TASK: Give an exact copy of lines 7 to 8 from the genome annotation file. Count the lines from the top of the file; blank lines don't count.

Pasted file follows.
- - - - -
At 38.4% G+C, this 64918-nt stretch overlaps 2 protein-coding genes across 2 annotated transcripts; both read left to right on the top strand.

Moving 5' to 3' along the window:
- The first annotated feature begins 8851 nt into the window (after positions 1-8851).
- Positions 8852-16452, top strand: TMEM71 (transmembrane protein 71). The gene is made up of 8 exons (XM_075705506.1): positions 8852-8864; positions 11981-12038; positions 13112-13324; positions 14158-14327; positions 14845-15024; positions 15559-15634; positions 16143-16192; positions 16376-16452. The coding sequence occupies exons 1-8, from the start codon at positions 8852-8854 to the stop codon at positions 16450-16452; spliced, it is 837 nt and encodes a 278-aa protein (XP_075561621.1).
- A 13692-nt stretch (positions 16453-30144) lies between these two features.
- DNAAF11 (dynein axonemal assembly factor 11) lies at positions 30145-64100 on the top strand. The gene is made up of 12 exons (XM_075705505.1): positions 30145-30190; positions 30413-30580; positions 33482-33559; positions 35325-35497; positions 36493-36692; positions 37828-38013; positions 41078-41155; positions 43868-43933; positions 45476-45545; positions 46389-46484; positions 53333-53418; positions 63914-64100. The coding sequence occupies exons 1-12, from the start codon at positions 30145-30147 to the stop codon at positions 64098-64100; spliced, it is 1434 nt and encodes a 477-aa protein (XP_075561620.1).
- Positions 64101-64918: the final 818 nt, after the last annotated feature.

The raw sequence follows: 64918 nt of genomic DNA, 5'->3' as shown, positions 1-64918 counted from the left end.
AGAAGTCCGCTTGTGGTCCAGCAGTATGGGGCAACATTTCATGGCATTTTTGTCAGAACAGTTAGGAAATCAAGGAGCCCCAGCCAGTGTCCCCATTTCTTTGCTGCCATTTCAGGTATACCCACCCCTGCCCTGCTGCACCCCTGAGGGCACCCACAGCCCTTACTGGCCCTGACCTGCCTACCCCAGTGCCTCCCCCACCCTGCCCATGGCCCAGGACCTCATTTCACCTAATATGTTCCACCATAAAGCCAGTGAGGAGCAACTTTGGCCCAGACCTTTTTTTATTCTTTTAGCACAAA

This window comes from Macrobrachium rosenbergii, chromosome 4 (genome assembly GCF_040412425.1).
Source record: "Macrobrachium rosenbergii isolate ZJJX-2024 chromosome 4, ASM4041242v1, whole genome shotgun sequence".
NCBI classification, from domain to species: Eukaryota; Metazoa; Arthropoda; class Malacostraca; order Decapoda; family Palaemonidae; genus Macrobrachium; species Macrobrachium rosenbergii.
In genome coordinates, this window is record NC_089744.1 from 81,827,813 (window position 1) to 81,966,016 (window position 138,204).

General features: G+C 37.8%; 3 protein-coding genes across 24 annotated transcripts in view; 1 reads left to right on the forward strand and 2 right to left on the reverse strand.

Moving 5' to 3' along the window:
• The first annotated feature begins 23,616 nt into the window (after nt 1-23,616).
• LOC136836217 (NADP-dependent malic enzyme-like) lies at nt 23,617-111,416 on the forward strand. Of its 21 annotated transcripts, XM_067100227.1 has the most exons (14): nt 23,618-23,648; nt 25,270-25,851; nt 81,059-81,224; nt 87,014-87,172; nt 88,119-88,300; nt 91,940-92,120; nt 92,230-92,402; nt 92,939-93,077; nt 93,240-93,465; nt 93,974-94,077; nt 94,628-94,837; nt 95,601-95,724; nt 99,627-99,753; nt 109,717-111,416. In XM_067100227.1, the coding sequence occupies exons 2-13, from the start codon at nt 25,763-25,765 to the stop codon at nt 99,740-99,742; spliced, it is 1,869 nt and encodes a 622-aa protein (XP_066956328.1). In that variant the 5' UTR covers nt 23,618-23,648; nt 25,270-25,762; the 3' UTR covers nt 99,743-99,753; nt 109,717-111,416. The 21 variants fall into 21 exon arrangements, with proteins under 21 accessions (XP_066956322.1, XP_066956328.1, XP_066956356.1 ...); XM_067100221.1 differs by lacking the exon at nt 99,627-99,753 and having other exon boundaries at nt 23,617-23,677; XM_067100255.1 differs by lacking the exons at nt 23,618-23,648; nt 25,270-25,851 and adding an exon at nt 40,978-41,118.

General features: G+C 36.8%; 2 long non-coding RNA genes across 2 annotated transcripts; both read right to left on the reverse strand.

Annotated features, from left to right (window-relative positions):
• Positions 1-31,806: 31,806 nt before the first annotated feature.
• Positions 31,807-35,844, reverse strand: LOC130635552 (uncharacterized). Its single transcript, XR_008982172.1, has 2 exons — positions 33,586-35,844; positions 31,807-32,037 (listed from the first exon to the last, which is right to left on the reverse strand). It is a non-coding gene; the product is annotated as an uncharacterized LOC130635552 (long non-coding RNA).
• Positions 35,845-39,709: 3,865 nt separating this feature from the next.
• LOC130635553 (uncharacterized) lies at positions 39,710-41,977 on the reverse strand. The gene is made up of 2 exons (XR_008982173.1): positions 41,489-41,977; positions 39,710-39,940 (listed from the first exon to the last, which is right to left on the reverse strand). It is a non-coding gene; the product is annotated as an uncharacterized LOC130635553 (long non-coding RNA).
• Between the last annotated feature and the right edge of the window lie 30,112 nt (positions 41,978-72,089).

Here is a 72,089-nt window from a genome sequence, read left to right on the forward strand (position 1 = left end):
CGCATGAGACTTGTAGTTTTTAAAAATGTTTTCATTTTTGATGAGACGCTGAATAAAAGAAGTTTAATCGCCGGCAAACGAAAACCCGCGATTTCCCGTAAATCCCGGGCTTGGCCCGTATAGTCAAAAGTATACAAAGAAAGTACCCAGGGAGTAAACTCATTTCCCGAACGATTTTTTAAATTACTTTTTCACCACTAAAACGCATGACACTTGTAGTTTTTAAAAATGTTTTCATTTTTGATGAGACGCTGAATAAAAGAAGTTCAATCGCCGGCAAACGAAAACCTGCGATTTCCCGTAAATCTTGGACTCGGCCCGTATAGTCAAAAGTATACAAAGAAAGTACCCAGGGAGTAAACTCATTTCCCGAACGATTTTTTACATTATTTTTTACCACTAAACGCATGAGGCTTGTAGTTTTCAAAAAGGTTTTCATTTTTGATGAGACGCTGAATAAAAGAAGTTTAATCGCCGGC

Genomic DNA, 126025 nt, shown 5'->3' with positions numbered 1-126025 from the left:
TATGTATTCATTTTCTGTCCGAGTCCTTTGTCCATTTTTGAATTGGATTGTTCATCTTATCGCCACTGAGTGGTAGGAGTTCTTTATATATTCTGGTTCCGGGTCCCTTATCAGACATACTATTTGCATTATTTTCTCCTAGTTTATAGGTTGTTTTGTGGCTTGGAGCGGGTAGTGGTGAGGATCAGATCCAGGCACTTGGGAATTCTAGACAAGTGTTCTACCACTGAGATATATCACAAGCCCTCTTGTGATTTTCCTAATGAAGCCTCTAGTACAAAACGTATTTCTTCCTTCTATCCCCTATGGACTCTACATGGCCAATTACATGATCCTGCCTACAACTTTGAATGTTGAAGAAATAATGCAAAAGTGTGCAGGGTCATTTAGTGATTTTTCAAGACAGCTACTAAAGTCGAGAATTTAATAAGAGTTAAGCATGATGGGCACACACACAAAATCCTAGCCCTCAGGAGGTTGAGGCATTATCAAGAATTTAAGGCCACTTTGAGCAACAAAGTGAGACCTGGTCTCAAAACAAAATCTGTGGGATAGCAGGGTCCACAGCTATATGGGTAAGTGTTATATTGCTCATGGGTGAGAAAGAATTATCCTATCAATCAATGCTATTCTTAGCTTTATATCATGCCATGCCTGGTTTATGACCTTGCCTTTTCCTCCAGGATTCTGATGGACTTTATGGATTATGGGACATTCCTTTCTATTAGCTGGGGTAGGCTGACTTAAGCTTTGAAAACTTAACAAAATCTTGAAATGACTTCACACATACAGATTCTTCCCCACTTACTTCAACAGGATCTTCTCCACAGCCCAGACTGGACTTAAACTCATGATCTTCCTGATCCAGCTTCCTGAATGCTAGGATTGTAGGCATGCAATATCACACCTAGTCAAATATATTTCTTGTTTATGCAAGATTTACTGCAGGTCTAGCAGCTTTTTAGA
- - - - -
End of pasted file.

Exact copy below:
- Positions 64101-64918: the final 818 nt, after the last annotated feature.

The raw sequence follows: 64918 nt of genomic DNA, 5'->3' as shown, positions 1-64918 counted from the left end.